Today had enemies and I shall not hold back; I will name them.  Creeping buttercup, dandelion, cow parsley, ground elder and stinging nettle.  The last on this list was the most bitter of adversaries.  I prefer, insanely, to do most gardening bare handed and even with nettles this is usually fine if you grasp it firmly.  As the day, and my back, wore on the occasional glance of my hands against the nettles ensured that they were slowly getting their revenge.  When weeding around the base of the gooseberries I gave in to wearing thick gloves.  Gooseberries are the fiercest of spiky things.  The frequent yelps from my gloves being pierced made me wonder what was the point of wearing them and it made the lovely Sharon stay clear of the gooseberries all day.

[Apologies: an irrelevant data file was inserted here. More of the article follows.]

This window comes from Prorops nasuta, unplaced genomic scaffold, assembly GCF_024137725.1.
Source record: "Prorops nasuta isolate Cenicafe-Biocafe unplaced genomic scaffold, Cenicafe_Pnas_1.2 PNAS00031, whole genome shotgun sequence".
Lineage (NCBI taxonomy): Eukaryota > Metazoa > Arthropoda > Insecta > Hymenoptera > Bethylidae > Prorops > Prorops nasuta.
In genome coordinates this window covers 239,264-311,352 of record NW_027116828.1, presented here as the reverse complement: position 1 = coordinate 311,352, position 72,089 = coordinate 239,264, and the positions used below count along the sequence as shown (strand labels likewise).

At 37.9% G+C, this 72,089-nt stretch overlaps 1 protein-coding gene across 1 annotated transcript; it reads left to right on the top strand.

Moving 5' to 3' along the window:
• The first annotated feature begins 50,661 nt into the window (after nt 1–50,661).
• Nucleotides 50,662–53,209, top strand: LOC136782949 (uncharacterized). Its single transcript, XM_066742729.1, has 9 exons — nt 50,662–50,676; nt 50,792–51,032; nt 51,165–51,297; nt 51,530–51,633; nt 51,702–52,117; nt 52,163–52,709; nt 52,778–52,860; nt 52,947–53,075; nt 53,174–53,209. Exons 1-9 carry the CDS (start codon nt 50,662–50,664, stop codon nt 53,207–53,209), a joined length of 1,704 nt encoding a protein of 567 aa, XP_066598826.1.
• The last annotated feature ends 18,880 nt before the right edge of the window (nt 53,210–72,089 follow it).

Ground elder is a strange weed.  It is held in high regard amongst weeds as it is the most difficult to deal with.  It is able to spring forth from even the tinniest of bits of broken root.  It spreads amazingly and we found it at either end of the cottage and nearly everywhere in-between.  Richard Maybe writes in Flora Britannica, that the roots of the ground elder have been found as far as thirty feet under ground.  He also wrote, in a different book, that the ground elder seems to stay away from vegetable patches for an unknown reason.  I tested this theory today and found it strangely true.  For a while I did not believe it as I was weeding the vegetable patch and the lovely Sharon was weeding the ‘pretty’ non edible areas that I am uninterested in.  We regrouped after a while to question each other’s wisdom about what we each thought ground elder actually was.  She showed me examples and was incredulous as apparently it was everywhere.  I bowed to her wisdom as she does teach horticulture and I carried on weeding to confirm the truth; that in all the vegetable patched I weeded I could not find a single specimen.  So it seems that even as the most persistent and frustrating of weeds, it still has a gentlemanly sporting attitude.